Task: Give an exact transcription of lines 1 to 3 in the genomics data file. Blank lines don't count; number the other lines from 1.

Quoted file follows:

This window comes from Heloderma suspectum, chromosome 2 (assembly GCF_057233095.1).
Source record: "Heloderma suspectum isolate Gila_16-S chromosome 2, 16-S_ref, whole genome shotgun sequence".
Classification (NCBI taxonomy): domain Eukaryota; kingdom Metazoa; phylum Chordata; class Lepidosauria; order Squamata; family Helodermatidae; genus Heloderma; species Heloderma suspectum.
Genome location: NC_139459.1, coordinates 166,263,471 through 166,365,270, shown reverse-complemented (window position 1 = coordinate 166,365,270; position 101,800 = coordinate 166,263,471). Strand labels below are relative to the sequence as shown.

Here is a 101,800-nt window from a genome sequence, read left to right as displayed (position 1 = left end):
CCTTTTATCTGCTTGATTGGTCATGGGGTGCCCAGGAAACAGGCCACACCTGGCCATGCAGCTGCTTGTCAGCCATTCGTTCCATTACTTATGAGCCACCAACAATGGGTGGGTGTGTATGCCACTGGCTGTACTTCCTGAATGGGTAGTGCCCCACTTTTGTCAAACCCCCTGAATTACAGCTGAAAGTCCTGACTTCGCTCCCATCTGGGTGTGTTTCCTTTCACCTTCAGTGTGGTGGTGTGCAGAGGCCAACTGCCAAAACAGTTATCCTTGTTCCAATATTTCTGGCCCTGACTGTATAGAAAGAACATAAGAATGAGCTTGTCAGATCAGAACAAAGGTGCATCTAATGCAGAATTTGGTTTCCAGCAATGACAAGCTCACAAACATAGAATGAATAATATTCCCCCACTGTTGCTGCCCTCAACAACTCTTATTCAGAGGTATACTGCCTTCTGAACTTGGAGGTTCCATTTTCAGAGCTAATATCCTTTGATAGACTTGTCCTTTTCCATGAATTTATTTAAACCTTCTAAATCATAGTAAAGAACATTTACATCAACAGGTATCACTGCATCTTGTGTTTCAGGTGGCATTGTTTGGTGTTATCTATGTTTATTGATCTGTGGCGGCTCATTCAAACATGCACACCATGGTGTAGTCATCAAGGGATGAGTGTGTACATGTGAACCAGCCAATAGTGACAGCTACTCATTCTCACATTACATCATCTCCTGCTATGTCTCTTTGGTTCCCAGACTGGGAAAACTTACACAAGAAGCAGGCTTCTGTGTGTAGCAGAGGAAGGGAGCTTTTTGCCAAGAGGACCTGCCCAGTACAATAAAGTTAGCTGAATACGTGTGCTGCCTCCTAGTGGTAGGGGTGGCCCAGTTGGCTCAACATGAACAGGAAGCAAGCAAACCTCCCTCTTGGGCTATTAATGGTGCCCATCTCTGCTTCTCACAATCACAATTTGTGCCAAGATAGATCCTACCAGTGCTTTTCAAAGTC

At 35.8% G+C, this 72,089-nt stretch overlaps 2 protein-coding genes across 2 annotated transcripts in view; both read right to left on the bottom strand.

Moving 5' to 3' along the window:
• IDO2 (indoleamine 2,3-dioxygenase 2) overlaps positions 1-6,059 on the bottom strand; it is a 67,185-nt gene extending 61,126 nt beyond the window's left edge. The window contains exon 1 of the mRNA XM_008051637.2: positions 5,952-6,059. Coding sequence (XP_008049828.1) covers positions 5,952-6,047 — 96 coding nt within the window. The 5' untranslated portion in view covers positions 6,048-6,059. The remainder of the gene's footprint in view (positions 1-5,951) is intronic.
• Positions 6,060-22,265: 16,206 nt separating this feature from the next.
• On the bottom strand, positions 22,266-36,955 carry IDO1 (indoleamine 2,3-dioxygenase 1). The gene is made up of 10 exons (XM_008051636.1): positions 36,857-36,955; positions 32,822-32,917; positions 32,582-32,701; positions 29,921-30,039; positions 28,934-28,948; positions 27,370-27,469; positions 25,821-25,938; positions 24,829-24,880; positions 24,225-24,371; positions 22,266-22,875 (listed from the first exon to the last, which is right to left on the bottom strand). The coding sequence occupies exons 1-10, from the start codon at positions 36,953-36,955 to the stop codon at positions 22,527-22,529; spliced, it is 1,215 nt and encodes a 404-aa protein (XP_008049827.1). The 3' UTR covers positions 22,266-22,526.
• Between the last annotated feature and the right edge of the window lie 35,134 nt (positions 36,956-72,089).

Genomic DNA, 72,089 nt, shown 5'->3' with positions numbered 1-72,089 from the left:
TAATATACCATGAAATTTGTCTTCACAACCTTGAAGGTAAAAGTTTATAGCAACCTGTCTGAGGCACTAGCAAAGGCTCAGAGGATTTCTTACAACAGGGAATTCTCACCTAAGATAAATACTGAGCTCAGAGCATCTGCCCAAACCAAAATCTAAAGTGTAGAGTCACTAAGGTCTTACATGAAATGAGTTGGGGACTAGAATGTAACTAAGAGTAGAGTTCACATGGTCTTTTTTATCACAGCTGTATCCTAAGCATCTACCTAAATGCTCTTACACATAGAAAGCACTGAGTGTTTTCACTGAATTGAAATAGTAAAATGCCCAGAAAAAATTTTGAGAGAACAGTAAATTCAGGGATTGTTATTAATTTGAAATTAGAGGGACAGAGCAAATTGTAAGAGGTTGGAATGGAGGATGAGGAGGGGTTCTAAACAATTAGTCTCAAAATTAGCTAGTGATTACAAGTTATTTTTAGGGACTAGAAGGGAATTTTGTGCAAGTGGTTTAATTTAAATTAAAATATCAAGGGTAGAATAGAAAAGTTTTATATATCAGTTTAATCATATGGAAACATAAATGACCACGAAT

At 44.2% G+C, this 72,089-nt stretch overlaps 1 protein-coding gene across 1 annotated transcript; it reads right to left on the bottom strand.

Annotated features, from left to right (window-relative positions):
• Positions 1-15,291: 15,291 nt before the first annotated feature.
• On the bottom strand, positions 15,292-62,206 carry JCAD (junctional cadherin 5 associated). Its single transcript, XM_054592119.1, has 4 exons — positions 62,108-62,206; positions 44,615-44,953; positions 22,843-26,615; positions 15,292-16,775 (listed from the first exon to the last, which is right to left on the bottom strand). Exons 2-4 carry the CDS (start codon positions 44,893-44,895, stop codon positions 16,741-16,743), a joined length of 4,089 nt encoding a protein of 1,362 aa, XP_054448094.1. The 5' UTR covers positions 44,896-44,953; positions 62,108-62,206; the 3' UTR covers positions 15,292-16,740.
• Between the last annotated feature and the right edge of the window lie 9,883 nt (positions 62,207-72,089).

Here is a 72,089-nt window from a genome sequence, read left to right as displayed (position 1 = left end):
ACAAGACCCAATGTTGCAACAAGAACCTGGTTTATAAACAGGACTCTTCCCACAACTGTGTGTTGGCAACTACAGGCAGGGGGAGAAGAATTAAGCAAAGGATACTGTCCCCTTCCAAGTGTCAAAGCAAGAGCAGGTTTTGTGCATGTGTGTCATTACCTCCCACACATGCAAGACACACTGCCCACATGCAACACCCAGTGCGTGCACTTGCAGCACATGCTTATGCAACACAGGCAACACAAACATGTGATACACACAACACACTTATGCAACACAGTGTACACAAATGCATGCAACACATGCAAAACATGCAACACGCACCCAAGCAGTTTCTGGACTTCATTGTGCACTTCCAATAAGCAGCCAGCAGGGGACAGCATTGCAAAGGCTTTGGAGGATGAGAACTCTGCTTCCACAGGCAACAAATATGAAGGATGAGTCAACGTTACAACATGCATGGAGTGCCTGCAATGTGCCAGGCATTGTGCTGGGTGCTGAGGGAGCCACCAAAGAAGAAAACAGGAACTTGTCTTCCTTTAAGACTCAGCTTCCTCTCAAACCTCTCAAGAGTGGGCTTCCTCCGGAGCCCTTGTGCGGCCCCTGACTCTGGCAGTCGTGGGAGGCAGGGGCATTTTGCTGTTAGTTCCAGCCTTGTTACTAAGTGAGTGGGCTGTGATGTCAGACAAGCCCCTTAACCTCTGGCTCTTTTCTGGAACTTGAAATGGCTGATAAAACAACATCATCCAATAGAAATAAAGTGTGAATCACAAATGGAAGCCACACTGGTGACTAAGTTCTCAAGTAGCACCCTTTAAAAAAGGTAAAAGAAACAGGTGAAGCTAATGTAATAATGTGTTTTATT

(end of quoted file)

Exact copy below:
This window comes from Heloderma suspectum, chromosome 2 (assembly GCF_057233095.1).
Source record: "Heloderma suspectum isolate Gila_16-S chromosome 2, 16-S_ref, whole genome shotgun sequence".
Classification (NCBI taxonomy): domain Eukaryota; kingdom Metazoa; phylum Chordata; class Lepidosauria; order Squamata; family Helodermatidae; genus Heloderma; species Heloderma suspectum.